In Marcus's post-legalization column on the subject, she admits:
I have done my share of inhaling, though back in the age of bell-bottoms and polyester. Next time I’m in Colorado, I expect, I’ll check out some Bubba Kush. Why not? They used to warn about pot being a gateway drug, but the only gateway I’m apt to be heading through at this stage is the one to Lipitor.
Yet she continues, "Still, widespread legalization is a bad idea, if an inevitable development" and goes on to quote chapter and verse from government propaganda straight from the ONDCP.
I’m not arguing that marijuana is riskier than other, already legal substances, namely alcohol and tobacco. Indeed, pot is less addictive; an occasional joint strikes me as no worse than an occasional drink. If you had a choice of which of the three substances to ban, tobacco would have to top the list. Unlike pot and alcohol, tobacco has no socially redeeming value; used properly, it is a killer.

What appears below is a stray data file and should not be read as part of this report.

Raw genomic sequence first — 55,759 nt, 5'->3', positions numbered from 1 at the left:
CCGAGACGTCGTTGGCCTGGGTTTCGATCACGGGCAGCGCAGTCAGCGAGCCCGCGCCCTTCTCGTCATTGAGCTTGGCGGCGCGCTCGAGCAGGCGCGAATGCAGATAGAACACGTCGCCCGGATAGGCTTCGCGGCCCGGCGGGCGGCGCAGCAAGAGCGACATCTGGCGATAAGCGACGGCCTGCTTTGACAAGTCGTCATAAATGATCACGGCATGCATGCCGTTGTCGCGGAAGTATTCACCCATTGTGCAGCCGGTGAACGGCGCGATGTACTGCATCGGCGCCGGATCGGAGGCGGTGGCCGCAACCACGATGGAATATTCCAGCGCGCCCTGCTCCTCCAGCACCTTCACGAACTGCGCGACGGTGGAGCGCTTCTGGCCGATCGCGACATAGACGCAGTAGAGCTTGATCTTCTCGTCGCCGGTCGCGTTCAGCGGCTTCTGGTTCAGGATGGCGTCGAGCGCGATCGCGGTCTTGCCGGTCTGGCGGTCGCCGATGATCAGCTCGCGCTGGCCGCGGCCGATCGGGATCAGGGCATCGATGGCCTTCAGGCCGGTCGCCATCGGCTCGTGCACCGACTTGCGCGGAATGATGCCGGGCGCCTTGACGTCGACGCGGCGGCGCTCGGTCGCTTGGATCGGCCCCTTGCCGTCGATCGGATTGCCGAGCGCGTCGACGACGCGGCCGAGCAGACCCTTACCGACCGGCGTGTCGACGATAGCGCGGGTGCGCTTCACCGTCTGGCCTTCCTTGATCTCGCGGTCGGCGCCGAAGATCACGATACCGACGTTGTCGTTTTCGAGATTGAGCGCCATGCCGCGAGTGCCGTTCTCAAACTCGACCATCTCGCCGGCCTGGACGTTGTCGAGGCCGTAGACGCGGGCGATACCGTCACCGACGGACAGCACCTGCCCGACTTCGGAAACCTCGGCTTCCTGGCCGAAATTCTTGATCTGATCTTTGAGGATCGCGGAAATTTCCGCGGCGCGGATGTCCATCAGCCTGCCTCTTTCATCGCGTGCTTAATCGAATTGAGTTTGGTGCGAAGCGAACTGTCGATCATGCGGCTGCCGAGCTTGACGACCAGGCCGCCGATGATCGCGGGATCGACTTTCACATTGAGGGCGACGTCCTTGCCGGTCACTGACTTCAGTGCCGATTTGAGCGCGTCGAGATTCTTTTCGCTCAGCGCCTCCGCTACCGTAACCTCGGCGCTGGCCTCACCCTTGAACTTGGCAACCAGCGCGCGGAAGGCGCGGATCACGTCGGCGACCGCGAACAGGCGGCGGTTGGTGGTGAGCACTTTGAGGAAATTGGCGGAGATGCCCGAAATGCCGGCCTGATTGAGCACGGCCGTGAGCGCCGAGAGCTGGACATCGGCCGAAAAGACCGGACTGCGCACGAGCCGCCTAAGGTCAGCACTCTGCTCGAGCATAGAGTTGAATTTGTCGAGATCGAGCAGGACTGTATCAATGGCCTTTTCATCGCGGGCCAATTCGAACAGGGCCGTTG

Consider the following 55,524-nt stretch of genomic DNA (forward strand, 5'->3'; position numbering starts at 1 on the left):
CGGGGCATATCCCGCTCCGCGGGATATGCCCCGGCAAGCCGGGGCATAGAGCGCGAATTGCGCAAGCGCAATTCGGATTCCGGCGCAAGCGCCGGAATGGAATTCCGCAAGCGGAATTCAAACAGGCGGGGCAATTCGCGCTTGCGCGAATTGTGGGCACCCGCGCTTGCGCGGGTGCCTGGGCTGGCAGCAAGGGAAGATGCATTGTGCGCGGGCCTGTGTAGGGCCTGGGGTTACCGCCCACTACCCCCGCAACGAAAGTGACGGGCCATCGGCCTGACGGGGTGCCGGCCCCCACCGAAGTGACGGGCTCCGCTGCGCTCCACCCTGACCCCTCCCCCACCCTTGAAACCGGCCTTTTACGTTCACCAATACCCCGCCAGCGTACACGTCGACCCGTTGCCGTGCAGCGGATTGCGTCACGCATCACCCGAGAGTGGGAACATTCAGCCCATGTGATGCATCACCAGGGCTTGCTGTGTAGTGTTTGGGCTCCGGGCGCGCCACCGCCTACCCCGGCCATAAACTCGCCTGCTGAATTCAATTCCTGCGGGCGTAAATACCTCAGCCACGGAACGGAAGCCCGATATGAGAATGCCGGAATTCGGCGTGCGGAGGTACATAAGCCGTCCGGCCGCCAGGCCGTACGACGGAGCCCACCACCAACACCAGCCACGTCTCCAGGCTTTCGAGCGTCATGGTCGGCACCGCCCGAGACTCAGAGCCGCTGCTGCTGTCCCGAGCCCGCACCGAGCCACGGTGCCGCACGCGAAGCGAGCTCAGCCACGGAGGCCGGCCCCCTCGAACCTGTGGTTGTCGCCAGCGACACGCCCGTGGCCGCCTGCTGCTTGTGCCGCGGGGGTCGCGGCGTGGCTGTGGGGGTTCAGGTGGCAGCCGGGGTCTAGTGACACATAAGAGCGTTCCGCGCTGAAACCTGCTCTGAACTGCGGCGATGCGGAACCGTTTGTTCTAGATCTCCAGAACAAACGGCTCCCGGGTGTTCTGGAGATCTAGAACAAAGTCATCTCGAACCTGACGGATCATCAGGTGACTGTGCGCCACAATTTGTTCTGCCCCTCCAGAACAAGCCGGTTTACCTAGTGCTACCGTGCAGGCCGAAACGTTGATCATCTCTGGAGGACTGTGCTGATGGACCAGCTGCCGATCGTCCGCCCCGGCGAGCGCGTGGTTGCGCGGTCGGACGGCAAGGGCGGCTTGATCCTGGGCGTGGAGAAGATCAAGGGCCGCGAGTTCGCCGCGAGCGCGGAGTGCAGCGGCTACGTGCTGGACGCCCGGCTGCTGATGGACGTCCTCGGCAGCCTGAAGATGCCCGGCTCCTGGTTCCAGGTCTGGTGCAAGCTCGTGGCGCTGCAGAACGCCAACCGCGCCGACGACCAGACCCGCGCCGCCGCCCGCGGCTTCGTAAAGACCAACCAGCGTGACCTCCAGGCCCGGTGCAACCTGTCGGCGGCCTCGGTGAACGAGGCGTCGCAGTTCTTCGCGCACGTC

Yet she concludes: "On balance, society will not be better off with another legal mind-altering substance. In particular, our kids will not be better off with another legal mind-altering substance."
Oh, for heaven's sake. That old argument? Nothing about freedom to choose the less harmful substance? As though prohibition is working to keep teens away from pot.
Marcus, a Harvard law graduate from Philadelphia, is supposedly a liberal Democrat and has two teenage daughters. Write to Marcus at firstname.lastname@example.org
P.S. Colbert took on Marcus and David Brooks on his first show of 2014. Favorite line: "I applaud Marcus and Brooks for taking a stand against legalizing the pot they smoked."